Sunday, 30 July 2017

The Day After The Second Dinner

Even a single, apparently straightforward, temporal round trip can generate complexities. On the day after the second dinner, the Time Traveller is simultaneously present in his laboratory three times.

(i) The Time Machine bearing the Time Traveller is invisibly present in the south-east corner of the laboratory, "travelling" into the future.

(ii) The Machine bearing the Traveller is invisibly present against the north-west wall on its return journey. The Traveller says, "'...where you saw it...'" (p. 96) but surely the guests at the first dinner saw the Machine only before its departure?

(iii) Until about midday, the Machine is visibly present against the north-west wall. The Time Traveller, carrying a camera and a knapsack, enters the laboratory, mounts the Machine and departs for a second time into either the past or the future but he never returns. If he travels into the past, then an invisible Machine is present during the earlier part of the day whereas, if he travels into the future, then the invisible Machine is present during the later part of the day.

It is Time Traveller (ii) that glimpses "Hillyer." See here.

Friday, 28 July 2017

A Few Details In The Time Machine

HG Wells, The Time Machine (Pan Books, London, 1973).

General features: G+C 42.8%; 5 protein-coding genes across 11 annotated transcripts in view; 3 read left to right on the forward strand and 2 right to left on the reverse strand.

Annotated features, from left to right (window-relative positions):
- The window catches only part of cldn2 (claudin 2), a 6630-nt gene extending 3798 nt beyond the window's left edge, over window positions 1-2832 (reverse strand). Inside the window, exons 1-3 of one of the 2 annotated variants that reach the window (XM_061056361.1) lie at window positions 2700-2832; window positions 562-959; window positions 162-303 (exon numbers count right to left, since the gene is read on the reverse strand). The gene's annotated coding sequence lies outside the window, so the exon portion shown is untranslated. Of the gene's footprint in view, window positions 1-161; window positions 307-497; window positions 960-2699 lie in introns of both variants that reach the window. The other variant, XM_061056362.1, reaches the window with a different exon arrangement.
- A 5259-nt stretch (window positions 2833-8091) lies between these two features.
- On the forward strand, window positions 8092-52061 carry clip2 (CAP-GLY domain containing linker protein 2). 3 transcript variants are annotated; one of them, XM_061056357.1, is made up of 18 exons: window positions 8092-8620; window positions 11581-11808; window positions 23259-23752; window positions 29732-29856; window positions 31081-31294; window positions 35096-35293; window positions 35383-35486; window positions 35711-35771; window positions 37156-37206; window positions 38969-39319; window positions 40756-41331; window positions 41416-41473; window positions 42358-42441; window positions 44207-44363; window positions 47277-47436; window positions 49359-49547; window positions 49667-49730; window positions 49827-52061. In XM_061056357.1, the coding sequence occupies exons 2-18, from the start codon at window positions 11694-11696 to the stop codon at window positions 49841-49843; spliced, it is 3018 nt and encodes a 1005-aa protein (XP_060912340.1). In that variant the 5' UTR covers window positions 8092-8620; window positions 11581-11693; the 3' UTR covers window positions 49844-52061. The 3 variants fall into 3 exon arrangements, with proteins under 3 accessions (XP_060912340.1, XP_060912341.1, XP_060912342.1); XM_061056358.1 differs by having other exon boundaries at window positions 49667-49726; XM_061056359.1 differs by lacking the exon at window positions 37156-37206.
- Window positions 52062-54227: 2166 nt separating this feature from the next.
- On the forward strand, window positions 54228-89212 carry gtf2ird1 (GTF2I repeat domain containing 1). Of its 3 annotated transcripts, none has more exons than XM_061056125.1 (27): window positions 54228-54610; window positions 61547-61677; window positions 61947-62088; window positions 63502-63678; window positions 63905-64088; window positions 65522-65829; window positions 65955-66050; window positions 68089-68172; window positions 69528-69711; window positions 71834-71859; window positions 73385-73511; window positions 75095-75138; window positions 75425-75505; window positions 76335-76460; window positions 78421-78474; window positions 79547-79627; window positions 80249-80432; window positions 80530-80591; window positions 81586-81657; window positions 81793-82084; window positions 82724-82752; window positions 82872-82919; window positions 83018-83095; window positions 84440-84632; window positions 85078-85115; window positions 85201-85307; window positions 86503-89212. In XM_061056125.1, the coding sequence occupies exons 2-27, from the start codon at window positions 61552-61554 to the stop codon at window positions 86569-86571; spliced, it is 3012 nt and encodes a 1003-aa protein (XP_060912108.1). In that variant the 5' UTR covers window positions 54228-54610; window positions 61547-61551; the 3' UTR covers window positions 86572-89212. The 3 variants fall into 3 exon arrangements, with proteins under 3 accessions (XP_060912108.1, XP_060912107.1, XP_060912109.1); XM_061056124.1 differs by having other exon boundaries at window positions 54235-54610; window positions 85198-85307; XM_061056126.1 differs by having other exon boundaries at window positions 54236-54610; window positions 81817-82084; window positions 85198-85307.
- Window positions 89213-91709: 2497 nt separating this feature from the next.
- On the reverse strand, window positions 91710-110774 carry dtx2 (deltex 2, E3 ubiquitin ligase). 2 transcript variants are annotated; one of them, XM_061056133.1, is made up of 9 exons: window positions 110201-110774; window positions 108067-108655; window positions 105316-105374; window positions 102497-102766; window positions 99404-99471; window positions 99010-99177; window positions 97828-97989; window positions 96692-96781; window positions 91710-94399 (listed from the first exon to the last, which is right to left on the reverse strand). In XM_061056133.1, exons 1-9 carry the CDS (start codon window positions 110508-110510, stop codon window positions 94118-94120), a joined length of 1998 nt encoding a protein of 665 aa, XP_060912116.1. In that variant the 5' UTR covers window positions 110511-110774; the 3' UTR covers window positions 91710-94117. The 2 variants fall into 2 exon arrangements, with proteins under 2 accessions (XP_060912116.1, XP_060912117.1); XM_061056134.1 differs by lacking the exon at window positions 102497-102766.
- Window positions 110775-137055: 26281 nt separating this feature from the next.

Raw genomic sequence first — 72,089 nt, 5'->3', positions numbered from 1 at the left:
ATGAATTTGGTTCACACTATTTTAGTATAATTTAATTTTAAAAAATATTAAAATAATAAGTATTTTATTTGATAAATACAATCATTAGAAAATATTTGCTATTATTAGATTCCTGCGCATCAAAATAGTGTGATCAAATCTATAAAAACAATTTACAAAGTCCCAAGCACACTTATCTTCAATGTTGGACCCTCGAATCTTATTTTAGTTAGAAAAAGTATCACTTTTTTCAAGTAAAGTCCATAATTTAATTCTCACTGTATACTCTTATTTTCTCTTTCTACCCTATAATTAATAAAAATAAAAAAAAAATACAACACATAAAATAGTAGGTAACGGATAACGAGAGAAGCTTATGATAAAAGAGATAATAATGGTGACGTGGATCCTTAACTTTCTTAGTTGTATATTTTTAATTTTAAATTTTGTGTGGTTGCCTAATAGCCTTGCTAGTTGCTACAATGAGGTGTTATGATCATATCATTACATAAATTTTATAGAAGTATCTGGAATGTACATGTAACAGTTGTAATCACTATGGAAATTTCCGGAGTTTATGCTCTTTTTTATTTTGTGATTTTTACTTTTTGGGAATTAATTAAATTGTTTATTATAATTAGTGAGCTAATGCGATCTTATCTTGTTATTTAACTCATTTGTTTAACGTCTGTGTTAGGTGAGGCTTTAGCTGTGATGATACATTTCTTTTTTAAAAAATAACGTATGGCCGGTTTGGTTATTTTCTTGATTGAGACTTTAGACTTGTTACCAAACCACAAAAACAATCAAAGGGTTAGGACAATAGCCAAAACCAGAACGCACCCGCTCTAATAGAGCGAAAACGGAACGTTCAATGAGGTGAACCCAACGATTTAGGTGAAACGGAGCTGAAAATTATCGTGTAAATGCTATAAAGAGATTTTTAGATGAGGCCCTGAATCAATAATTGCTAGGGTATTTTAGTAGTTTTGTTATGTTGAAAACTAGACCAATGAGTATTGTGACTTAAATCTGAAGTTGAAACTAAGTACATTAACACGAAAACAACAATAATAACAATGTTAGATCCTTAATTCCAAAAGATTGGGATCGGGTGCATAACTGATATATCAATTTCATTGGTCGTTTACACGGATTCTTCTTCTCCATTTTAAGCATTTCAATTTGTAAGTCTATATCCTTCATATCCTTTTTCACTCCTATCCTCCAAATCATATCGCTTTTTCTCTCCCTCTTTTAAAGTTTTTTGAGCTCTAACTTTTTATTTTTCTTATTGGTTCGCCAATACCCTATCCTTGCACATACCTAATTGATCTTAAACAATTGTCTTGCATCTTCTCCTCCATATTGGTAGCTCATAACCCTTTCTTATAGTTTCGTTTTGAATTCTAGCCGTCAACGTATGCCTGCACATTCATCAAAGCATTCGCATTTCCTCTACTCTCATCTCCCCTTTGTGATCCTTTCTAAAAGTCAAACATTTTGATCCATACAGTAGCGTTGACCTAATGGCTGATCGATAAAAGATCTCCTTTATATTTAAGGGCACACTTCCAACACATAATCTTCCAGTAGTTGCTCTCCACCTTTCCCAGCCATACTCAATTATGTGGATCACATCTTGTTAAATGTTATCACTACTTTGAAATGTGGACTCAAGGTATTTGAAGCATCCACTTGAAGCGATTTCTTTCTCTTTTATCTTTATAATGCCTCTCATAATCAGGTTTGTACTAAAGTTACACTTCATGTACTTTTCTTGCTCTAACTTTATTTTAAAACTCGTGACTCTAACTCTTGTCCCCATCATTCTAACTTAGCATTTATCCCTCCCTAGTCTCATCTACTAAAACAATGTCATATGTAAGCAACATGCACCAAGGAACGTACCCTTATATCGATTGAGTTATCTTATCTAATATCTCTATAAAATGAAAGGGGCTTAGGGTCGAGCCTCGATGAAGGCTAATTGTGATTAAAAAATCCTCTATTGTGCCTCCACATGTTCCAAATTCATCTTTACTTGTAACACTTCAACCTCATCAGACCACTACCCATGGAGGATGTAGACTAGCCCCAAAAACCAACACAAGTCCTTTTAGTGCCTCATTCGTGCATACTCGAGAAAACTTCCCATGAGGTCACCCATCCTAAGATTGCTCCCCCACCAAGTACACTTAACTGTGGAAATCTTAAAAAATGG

Present At Both Dinners
the Time Traveller
the outer narrator
the Medical Man or Doctor
the Psychologist

Present Only At The First Dinner
the argumentative Filby
the Very Young Man
the Provincial Mayor

Present Only At The Second Dinner
the Editor ("Blank")
the Journalist ("Dash")
the Silent Man ("Chose")

"'Where's - ?' I said, naming our host." (Chapter 3, p. 18)

"'Has Mr - gone out that way?' said I." (Chapter 16, p. 100)

Thus, the characters name each other but not to us.

"'...I seemed to see Hillyer for a moment...'" (Chapter 15, p. 96)

We deduce that Hillyer is the outer narrator. See here. Thus, we know the names of only two of the ten men, Filby and Hillyer.

Friday, 31 March 2017

Temporal Intelligence

When James Bond gathers intelligence during his mission to Japan or when Dominic Flandry gathers intelligence by penetrating the Merseian Roidhunate, the gathered intelligence is accessible to Bond's or Flandry's colleagues after, not before, it has been gathered but how does this work in the Time Patrol?

Herbert Ganz, based in the 1850s, suggests that the Patrol can begin to record the history of the Gothic milieu by retrieving oral stories and poems from the Dark Ages. To this end, Carl Farness, based in the 1930s, spends a lot of time in the period 300-372. Before Carl and his wife have moved to the 1930s from later in the twentieth century and before Carl's first journey to 300, Manse Everard, Unattached agent, reviews Carl's proposed mission with him in 1980. At this stage, Everard agrees that Ganz's proposal is:

"' opening wedge, the single such wedge we've found, for getting the history of that milieu recorded.'"
-Poul Anderson, "The Sorrow Of Odin The Goth" IN Anderson, Time Patrol (New York, 2006), pp. 333-465 AT p. 356.